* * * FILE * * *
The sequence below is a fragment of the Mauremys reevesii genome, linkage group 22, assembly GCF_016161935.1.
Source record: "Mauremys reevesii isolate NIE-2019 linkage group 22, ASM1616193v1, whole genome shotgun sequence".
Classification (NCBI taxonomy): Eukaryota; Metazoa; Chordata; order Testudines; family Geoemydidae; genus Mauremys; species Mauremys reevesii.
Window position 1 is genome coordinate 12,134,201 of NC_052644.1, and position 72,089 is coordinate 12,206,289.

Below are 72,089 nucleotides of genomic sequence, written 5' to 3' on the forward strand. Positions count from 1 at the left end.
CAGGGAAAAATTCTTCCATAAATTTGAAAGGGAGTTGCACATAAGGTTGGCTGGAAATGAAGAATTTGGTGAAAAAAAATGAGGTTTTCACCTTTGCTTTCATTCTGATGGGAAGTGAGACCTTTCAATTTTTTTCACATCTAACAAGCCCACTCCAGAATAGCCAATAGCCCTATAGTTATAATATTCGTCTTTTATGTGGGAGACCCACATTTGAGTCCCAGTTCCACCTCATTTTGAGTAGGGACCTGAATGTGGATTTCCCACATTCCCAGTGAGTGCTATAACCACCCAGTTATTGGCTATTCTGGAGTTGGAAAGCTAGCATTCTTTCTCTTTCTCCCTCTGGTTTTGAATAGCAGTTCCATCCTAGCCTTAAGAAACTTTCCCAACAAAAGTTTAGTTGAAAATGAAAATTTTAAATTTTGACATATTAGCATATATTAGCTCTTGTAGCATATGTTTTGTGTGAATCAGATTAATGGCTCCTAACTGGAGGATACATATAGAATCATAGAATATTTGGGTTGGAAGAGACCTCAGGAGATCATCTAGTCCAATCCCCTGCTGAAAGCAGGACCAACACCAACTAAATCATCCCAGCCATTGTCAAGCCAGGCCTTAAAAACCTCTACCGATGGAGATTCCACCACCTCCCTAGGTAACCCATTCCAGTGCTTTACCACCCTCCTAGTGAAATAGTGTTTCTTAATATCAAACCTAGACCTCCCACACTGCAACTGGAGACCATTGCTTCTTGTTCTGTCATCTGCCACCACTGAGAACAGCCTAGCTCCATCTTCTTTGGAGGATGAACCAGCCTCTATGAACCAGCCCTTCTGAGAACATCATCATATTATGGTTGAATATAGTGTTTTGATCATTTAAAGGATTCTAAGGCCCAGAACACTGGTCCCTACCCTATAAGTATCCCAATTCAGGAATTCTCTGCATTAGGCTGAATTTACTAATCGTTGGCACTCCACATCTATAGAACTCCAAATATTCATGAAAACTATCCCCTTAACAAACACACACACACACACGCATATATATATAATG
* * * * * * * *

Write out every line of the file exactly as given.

The sequence below is a fragment of the Mauremys reevesii genome, linkage group 22, assembly GCF_016161935.1.
Source record: "Mauremys reevesii isolate NIE-2019 linkage group 22, ASM1616193v1, whole genome shotgun sequence".
Classification (NCBI taxonomy): Eukaryota; Metazoa; Chordata; order Testudines; family Geoemydidae; genus Mauremys; species Mauremys reevesii.
Window position 1 is genome coordinate 12,134,201 of NC_052644.1, and position 72,089 is coordinate 12,206,289.

Below are 72,089 nucleotides of genomic sequence, written 5' to 3' on the forward strand. Positions count from 1 at the left end.
CAGGGAAAAATTCTTCCATAAATTTGAAAGGGAGTTGCACATAAGGTTGGCTGGAAATGAAGAATTTGGTGAAAAAAAATGAGGTTTTCACCTTTGCTTTCATTCTGATGGGAAGTGAGACCTTTCAATTTTTTTCACATCTAACAAGCCCACTCCAGAATAGCCAATAGCCCTATAGTTATAATATTCGTCTTTTATGTGGGAGACCCACATTTGAGTCCCAGTTCCACCTCATTTTGAGTAGGGACCTGAATGTGGATTTCCCACATTCCCAGTGAGTGCTATAACCACCCAGTTATTGGCTATTCTGGAGTTGGAAAGCTAGCATTCTTTCTCTTTCTCCCTCTGGTTTTGAATAGCAGTTCCATCCTAGCCTTAAGAAACTTTCCCAACAAAAGTTTAGTTGAAAATGAAAATTTTAAATTTTGACATATTAGCATATATTAGCTCTTGTAGCATATGTTTTGTGTGAATCAGATTAATGGCTCCTAACTGGAGGATACATATAGAATCATAGAATATTTGGGTTGGAAGAGACCTCAGGAGATCATCTAGTCCAATCCCCTGCTGAAAGCAGGACCAACACCAACTAAATCATCCCAGCCATTGTCAAGCCAGGCCTTAAAAACCTCTACCGATGGAGATTCCACCACCTCCCTAGGTAACCCATTCCAGTGCTTTACCACCCTCCTAGTGAAATAGTGTTTCTTAATATCAAACCTAGACCTCCCACACTGCAACTGGAGACCATTGCTTCTTGTTCTGTCATCTGCCACCACTGAGAACAGCCTAGCTCCATCTTCTTTGGAGGATGAACCAGCCTCTATGAACCAGCCCTTCTGAGAACATCATCATATTATGGTTGAATATAGTGTTTTGATCATTTAAAGGATTCTAAGGCCCAGAACACTGGTCCCTACCCTATAAGTATCCCAATTCAGGAATTCTCTGCATTAGGCTGAATTTACTAATCGTTGGCACTCCACATCTATAGAACTCCAAATATTCATGAAAACTATCCCCTTAACAAACACACACACACACACGCATATATATATAATG